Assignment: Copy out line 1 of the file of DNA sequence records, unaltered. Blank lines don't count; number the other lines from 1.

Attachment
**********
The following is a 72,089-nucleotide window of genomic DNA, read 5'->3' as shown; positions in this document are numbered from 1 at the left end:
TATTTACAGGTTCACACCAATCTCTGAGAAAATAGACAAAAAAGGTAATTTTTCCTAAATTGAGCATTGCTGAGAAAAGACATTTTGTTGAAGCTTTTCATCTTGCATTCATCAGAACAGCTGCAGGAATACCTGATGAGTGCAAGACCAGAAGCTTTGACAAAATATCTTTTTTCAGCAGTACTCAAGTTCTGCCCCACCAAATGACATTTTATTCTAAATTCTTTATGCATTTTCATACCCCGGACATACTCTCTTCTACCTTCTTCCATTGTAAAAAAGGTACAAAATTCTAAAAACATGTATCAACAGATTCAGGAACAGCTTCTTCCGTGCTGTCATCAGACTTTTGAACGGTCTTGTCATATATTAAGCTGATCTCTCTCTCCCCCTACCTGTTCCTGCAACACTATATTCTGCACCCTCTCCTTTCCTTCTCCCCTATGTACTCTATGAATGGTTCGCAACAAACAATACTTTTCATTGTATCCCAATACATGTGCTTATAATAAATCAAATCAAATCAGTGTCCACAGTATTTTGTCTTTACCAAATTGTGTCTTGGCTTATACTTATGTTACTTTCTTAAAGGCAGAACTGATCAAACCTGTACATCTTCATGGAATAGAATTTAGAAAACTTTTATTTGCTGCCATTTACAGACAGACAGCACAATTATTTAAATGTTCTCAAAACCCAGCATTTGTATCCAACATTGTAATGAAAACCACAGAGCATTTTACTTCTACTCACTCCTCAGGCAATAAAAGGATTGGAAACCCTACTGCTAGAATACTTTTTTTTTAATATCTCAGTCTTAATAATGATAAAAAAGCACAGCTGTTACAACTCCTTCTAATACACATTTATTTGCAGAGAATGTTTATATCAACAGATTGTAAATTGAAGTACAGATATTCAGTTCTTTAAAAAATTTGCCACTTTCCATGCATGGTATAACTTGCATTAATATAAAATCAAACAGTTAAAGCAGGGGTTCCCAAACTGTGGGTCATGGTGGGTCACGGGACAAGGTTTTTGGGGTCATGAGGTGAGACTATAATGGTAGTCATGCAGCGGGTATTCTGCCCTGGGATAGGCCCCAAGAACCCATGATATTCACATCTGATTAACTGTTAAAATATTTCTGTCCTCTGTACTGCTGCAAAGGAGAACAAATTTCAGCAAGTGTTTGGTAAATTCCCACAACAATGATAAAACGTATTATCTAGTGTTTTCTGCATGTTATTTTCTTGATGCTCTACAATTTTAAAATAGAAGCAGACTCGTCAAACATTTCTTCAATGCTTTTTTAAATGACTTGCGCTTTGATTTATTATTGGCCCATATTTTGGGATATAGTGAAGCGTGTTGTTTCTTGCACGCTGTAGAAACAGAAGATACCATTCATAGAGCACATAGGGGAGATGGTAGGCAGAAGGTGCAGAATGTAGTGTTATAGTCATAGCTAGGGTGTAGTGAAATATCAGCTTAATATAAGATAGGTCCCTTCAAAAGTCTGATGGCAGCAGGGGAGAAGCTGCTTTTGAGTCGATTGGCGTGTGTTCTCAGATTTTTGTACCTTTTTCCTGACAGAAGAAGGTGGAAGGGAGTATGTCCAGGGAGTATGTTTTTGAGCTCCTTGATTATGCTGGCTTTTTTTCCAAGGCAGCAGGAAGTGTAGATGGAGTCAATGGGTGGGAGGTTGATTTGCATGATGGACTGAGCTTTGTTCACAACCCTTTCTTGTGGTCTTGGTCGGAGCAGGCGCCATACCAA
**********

The following is a 72,089-nucleotide window of genomic DNA, read 5'->3' as shown; positions in this document are numbered from 1 at the left end: